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(from Satyendra Srivastava, Student)
This study is based on predicting human activity from Samsung smart phone Activity data. Thirty volunteers within an age brac et of !"#$% years performed activities of daily living, wearing Samsung &ala'y S (( on the waist. )sing its embedded accelerometer and gyroscope, *#a'ial linear acceleration and *#a'ial angular velocity was captured at a constant rate of +,-.. This has use in health care applications, e.g. the e'ploitation of Ambient (ntelligence in daily activity monitoring for elderly peoplei. /ased on this massive 0machine0 data, this study tries to answer the 1uestion2 can one find out the few variables which predict sub3ect0s activity efficiently4 and after e'ploring various statistical techni1ues, choose a model for it4 Such a challenge involves two steps2 selecting a statistical techni1ue and second, selecting features(variables) relevant to outcome. 5hile linear models wor best for continuous outcomes, Tree and 6andom 7orest are the recommended techni1ues for categorical outcomes, as is the case here. 5hile tree recursively partitions response variables into subsets based on their relationship to predictor variablesii, 6andom 7orest grows many such trees. Then each tree 8votes8 for the class. The forest chooses the classification having the most votes (mode). Selection of variables is important since in 0big data0, many variables may simply be adding noise or mas ing other variables. Methods Data Collection The data provided by 9oursera Data analysis course was reportedly pre#processed to ma e it easier to load into 6. (ts dimensions are :*+2 records for +;* variables< 7or each record in the dataset, it provides2 # Tria'ial acceleration from the accelerometer # Tria'ial Angular velocity from the gyroscope # =ectors with time and fre1uency domain variables # Activity label (laying, sitting, standing, wal , wal down, wal up# 9olumn +;*) # An identifier of the sub3ect who carried out the e'periment (9olumn +;2). Exploratory Analysis >'plorations were done using 6 (ver 2.!+.2) with a purpose to understand the data and to compare various predictive models. There are no missing values in the entire dataset. There are many variables with the same names but non#identical values. Therefore no attempt was made to remove these 0duplicate0 variables. (nstead, by importing the 0samsungData0 into a new data frame, all the variables were renamed and problem was solved. To help with analysis, variables were renamed from v! to v+;!. (t seems that some variables (eg. f/odyAcc#bands>nergy) are derived from, and hence related to other variables. (n a sense, such variables could be confounders. (t is difficult to ta e a decision about e'cluding such variables without in#depth domain nowledge and better grasp of statistical techni1ues. The data set did not include all the sub3ects from ! to *,. There are no records for these sub3ects2 2,$,",!,,!2,!*,!%,2,,2$. /ut the e'isting sub3ects have ample records # on an average *+, per sub3ect (min#2%!, ma'#$,"). There are sufficient observations for each of the si' activities# ranging from !*? to !"? of the total.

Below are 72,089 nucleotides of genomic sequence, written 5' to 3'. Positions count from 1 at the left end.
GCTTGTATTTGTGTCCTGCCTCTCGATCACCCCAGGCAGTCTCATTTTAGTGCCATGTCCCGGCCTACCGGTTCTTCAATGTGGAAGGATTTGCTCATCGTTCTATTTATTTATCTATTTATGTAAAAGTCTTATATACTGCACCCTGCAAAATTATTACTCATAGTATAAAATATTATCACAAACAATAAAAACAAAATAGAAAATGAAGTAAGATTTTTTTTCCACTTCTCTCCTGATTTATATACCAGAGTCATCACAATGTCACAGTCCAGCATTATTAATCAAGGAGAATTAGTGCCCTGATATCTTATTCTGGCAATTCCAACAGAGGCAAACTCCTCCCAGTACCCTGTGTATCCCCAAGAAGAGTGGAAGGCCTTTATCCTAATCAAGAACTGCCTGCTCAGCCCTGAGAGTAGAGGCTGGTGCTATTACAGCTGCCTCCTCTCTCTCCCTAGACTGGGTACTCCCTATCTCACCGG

Sampling The dataset was divided in three (Train ;,?, =alidate 2,?, Test 2,?) based on sub3ects# not observations. 6andom sampling was not done, to avoid mi'ing Test sub3ects with the other two groups and to preserve the sub3ects0 integrity. -ere is the composition and si.e of these three subsets2 Subsets Train =alidate Test Observations (n= !"#$ $*:* !$"$ !$%+ % +".+? 2,.*? 2,.2? Sub&ects I' !,*,+,;,:,%,!!, !$,!+,!;,!:,!",2! 22,2*,2+,2; 2:,2%,2",*,